The U.S. is no friend to Libya’s uprising
The U.S. was perfectly happy to do business with Qaddafi, in spite of his regime's record of violent repression--for the same reason it's now posing as Qaddafi's enemy.
WITH NATO aircraft circling the Mediterranean Sea, the threat of Western intervention in Libya, led by the U.S. government, literally hangs in the air.
Meanwhile, Muammar el-Qaddafi continues to use his still-substantial military force to carry out a savage assault on those rising up against his regime--most recently in the town of Zawiyah, where witnesses say that tanks and troops unleashed indiscriminate force against men, women and children.
But if anything is certain as the civil war in Libya continues, it is that the actions of NATO and the U.S. will make matters worse. Whether they come from Washington's neoconservatives or from liberal advocates of "humanitarian intervention," calls for Western intervention should be opposed in all their forms, from no-fly zones to covert operations to the use of ground troops.
While the U.S. and other Western powers debate how to proceed, they are united politically, turning against the Libyan leader who was demonized 30 years ago, but rehabilitated as an ally during the 1990s and 2000s. Western leaders are pushing another new line about Qaddafi--instead of the man "who saw the error of his ways" when he supported George W. Bush's "war on terror," he's now the target of new threats.
Qaddafi should be despised by anyone who cares about justice for the monster he is. But the U.S. government and its allies in Europe shouldn't be trusted for a moment to be acting in the interests of the people of Libya fighting for democracy. Western powers will only act in a way that serves their imperialist interests. That's why we stand with those in the Libyan rebellion who call for the U.S. and other Western powers to keep out.
Libya is one link in a chain of popular uprisings sweeping the Arab world. The region-wide rebellion has left the U.S. scrambling to respond to the toppling of its longtime allies in Egypt and Tunisia--and the possibility that other U.S.-backed dictatorships, like Bahrain and Saudi Arabia, could also succumb to revolt. Intervention in Libya would provide the U.S. government with a golden opportunity after the setbacks it has suffered.
By contrast, for the masses of people in the region, the upsurge sweeping the Arab world offers the best opportunity to reverse decades of Western meddling--and a genuine opportunity for self-determination.
QADDAFI HOPES that the massacre underway in Zawiyah--the city closest to Tripoli that is under the control of the opposition--will mark a turning point in his bid to crush the revolt spreading across Libya.
But whatever the outcome there, the clash between rebels fighting for an end to Qaddafi's police state and the regime seems likely to grind on--and the human toll could climb significantly.
This situation has opened up a debate within the U.S. political establishment. Sens. John McCain and Joe Lieberman are pressing the Obama administration to impose a no-fly zone--similar to the one over southern and northern Iraq for 12 years before the 2003 invasion--supposedly to stop Qaddafi from using his jet fighters against poorly equipped rebel forces. Lieberman is also calling on Obama to send arms to the rebels. Sen. John Kerry has called for the U.S. to bomb Libyan airfields so the regime's jets can't take off and land.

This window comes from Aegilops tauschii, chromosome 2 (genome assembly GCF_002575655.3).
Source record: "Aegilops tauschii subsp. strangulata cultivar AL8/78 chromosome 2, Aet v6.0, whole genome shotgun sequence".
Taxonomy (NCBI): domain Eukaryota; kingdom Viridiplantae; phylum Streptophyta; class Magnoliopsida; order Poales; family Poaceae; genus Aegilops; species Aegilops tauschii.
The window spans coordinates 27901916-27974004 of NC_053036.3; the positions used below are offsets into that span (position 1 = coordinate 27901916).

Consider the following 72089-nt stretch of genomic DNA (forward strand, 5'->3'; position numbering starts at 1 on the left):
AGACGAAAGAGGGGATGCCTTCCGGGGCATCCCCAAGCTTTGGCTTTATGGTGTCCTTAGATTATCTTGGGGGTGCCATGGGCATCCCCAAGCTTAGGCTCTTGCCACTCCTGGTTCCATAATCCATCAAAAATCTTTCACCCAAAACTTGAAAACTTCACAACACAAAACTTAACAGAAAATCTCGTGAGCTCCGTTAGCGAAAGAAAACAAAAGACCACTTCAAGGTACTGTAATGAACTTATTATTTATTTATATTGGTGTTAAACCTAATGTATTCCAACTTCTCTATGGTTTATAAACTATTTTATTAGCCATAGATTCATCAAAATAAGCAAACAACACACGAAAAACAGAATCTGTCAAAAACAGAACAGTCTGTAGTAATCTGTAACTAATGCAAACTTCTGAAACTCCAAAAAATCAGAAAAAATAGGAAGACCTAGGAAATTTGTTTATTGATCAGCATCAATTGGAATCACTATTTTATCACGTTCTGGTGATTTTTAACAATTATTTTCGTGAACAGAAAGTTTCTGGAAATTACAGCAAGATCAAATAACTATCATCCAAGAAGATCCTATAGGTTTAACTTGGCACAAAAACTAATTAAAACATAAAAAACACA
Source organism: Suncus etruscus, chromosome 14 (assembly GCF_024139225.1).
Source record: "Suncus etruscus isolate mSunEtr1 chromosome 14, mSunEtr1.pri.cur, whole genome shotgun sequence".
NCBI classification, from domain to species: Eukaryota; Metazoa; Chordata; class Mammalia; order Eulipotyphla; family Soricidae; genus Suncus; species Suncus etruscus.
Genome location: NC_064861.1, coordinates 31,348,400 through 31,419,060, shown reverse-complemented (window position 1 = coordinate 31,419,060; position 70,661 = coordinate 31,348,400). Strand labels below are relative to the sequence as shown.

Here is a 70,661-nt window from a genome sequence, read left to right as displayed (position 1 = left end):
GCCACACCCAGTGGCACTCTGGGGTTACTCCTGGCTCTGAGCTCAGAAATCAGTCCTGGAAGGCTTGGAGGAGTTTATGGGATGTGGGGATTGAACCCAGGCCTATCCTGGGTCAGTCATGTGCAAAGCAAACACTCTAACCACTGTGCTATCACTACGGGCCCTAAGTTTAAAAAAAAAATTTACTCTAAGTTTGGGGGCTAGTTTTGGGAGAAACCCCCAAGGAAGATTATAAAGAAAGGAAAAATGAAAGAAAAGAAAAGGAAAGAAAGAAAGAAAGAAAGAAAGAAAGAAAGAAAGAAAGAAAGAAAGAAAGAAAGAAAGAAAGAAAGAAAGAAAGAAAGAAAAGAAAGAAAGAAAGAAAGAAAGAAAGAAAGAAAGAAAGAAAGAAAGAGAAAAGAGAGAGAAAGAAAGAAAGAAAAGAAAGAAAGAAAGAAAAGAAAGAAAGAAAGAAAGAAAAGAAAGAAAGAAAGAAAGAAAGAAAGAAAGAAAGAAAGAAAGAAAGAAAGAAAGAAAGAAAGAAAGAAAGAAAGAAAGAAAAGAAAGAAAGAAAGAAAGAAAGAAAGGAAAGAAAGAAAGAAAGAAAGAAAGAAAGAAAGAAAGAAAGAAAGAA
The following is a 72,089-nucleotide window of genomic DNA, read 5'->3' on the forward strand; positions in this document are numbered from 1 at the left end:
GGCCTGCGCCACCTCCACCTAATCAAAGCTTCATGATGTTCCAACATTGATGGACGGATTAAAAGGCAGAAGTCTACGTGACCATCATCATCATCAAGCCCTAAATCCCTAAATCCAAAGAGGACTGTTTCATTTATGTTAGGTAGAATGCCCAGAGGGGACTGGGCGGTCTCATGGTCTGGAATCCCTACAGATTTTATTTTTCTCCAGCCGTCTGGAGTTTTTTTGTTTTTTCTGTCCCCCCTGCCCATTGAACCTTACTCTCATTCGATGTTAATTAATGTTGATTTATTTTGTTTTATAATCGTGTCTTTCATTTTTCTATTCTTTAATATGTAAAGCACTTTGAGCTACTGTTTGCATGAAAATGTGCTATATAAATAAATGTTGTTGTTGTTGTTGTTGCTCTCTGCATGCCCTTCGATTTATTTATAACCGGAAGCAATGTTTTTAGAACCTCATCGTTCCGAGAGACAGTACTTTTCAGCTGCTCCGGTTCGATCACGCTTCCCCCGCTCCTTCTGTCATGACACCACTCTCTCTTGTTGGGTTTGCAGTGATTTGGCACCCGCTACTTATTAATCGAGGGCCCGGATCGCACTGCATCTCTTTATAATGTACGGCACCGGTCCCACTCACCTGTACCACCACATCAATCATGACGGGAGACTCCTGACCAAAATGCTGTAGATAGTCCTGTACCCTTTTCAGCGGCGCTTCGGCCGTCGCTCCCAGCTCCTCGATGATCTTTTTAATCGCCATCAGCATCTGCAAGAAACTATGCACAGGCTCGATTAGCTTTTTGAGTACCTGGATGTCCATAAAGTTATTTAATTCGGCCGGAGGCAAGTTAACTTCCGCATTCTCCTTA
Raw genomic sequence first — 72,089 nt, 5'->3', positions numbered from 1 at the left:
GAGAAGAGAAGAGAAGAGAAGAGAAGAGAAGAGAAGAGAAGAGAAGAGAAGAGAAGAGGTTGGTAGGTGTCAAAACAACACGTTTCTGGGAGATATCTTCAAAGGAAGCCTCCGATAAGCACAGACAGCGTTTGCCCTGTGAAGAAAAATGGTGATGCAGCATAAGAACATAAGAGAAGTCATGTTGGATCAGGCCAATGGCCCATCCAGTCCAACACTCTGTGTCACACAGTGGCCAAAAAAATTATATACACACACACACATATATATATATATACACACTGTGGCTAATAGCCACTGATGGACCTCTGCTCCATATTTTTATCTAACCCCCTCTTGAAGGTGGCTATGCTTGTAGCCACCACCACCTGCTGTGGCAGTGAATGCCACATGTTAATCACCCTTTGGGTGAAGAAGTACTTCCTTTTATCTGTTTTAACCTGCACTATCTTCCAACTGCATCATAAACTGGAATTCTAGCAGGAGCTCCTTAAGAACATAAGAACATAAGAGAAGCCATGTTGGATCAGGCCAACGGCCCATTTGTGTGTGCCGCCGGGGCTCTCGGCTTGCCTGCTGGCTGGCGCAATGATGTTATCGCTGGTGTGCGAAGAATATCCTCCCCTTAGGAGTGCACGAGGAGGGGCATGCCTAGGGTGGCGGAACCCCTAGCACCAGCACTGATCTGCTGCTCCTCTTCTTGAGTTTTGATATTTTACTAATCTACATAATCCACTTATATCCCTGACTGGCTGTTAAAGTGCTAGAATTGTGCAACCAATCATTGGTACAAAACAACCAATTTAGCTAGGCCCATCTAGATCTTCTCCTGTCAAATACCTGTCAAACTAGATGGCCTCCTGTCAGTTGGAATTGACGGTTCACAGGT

Meanwhile, several congressional representatives long considered liberal opponents of U.S. military power--such as Reps. Jim McDermott (D-Wash.), Mike Honda (D-Calif.) and Keith Ellison (D-Minn.)--have joined the chorus of those calling for "humanitarian intervention."
Newt Gingrich, who is eyeing a 2012 presidential run, says the U.S. should act immediately against Qaddafi without worrying about the approval of NATO or any other international body. "The idea that we're confused about a man who has been an anti-American dictator since 1969 just tells you how inept this administration is," said Gingrich.
Gingrich should brush up on his history. It was the Bush administration that turned Qaddafi into an ally in the U.S. "war on terror." And it's Defense Secretary Robert Gates, a Republican, who has cautioned that imposing a no-fly zone is no simple matter.
"A no-fly zone begins with an attack on Libya to destroy the air defenses," Gates told the New York Times. "That's the way you do a no-fly zone. And then you can fly planes around the country and not worry about our guys being shot down. But that's the way it starts."
The no-fly zone could prevail as the least-bad option for U.S. military planners, as the intelligence consulting firm Stratfor spells out:
The no-fly zone is a low-risk action with little ability to change the military reality that creates an impression of decisive action. It does, as we argue, have a substantial downside, in that it entails costs and risks--including a high likelihood of at least some civilian casualties--without clear benefit or meaningful impact.
The Obama administration is also struggling to balance calls for intervention in yet another Muslim country with managing its existing occupations of Afghanistan and Iraq--all while demanding budget cuts at home. There is substantial opposition to Western action from key powers like Russia and Turkey--and even those governments inclined to act, such as the U.S., Italy, France and Britain, differ about the scope, timing and goals of intervention.